Please join us today in welcoming author David Liss on his blog tour in celebration of the release of The Twelfth Enchantment, a new Regency-era novel featuring Jane Austen’s character Mary Crawford and a bit of magic, published by Random House.
There’s no bad girl like a Jane Austen bad girl. I’m not sure what it says about me, but I’ve always been fascinated by some of the worst women in Austen’s novel. Not the unlikable, begrudging, judgmental, and pinched women, but the big-hearted and flawed ones – the ones who are close to being good except they’re not. They’re bad. High on my list is Lydia Bennet, the wayward youngest sister from Pride and Prejudice, but my number one Austen vixen has always been Mary Crawford, the wicked rival from Mansfield Park.
When I set out to work on my most recent novel, The Twelfth Enchantment, I knew I wanted my main character to be based on an older and wiser version of Lydia Bennet – an iteration of the character type who did not succeed in running off with an older man. The book’s protagonist, Lucy Derrick, ended up evolving away from the source material and becoming her own character since that’s what happens when you write a novel, but the germ is there, and I think any Austen reader will recognize it. I also knew I wanted to have Mary Crawford in the book. Not a character based on her, but the character herself. I wanted to pick up the character’s story after the events of Mansfield Park and show her in an altered state. In my novel, she is most certainly changed, but parts of the character remain the same – beautiful, charming, clever and scheming.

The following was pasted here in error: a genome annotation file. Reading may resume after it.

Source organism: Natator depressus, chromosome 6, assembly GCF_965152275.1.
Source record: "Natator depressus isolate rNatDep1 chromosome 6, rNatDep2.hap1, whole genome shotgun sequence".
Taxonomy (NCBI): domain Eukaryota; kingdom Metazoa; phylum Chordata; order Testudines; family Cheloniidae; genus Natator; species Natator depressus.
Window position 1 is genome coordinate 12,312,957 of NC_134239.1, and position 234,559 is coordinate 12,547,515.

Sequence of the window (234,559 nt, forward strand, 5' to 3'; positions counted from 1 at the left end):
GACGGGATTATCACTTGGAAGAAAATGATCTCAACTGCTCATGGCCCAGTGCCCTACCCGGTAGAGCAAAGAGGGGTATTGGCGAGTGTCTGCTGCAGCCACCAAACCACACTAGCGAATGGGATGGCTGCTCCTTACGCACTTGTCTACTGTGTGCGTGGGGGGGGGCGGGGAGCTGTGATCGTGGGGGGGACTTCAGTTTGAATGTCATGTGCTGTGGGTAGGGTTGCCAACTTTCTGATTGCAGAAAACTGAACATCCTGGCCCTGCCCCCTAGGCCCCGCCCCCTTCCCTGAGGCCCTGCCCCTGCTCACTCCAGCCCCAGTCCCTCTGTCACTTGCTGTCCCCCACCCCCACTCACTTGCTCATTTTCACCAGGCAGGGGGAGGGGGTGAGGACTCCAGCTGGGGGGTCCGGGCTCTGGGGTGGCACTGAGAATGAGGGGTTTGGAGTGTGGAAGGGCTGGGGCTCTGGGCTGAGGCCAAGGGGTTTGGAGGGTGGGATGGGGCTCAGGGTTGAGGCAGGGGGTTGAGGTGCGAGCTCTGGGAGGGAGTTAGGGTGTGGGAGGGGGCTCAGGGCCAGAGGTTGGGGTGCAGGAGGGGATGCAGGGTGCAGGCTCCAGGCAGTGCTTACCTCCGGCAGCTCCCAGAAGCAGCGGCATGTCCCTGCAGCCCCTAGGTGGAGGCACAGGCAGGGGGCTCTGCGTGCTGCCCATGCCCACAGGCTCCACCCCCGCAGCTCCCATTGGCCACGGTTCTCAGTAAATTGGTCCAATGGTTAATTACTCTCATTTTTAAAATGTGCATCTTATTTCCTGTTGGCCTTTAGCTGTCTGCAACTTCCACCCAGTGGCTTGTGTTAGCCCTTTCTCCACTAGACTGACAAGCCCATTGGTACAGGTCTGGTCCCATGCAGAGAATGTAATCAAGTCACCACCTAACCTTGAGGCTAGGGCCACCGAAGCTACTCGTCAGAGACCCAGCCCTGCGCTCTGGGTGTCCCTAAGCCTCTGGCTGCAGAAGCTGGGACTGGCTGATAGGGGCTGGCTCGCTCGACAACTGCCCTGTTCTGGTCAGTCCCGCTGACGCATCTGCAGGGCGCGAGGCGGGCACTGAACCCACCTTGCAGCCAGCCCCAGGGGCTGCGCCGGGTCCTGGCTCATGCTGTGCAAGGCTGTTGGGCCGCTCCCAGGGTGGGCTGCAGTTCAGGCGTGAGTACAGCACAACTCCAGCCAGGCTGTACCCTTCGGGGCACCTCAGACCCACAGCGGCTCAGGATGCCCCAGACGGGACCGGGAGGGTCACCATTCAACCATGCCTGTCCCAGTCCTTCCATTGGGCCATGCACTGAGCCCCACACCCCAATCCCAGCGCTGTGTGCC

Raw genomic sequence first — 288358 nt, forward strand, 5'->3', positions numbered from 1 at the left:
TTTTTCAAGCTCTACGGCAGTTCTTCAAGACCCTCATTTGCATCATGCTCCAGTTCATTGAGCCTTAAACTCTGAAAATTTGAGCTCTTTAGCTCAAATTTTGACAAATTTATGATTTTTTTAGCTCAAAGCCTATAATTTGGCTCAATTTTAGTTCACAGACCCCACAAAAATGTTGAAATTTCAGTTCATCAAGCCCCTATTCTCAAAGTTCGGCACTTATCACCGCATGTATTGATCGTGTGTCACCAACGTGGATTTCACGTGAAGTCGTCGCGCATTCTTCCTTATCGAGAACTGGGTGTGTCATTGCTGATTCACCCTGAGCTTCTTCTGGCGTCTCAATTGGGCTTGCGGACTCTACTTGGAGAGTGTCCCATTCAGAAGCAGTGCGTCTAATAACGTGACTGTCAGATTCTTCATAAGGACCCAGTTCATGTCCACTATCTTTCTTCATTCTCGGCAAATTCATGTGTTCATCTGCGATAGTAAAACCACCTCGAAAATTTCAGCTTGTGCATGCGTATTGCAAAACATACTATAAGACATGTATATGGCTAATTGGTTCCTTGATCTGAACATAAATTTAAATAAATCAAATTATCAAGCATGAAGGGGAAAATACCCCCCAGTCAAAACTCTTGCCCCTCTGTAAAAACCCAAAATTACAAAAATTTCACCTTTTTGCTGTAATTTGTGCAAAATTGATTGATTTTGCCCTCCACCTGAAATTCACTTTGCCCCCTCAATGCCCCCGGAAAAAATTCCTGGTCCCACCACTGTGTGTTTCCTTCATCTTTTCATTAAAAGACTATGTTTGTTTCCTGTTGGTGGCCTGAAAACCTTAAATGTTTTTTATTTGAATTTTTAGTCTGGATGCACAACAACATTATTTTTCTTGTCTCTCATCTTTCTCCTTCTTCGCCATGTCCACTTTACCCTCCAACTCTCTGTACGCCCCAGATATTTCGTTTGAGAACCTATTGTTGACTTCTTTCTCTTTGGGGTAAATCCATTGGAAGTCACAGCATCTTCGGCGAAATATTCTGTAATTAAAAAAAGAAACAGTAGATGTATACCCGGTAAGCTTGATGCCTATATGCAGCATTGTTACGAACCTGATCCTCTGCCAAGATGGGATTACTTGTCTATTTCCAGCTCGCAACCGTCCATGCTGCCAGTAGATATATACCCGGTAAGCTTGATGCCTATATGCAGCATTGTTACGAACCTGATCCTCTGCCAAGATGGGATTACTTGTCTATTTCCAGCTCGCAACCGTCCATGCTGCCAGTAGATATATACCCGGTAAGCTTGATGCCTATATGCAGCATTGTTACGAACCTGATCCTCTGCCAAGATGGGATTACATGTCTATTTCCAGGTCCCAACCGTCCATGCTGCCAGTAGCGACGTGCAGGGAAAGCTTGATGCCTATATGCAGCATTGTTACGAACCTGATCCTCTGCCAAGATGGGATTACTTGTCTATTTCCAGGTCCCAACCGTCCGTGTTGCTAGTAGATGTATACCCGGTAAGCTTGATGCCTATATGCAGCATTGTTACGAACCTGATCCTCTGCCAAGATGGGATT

Mansfield Park is not, in my opinion, Jane Austen’s best novel. As a protagonist, Fanny Price is insipid and forgettable, and the novel often evidences an attention to petty detail that is near stultifying. Nevertheless, the book rises above these faults because the world Fanny Price inhabits is nuanced, rich and socially dangerous. The supporting characters are fascinatingly flawed, and the relationships are among the edgiest in Austen’s work. Though Austen’s novels are generally oblivious to the cultural and economic upheavals and human suffering visible everywhere during the early industrial revolution, Fanny’s return to Portsmouth showcases how masterfully the author could have worked with gritty social realism had she so chosen. Continue reading “The Twelfth Enchantment Blog Tour with Author David Liss”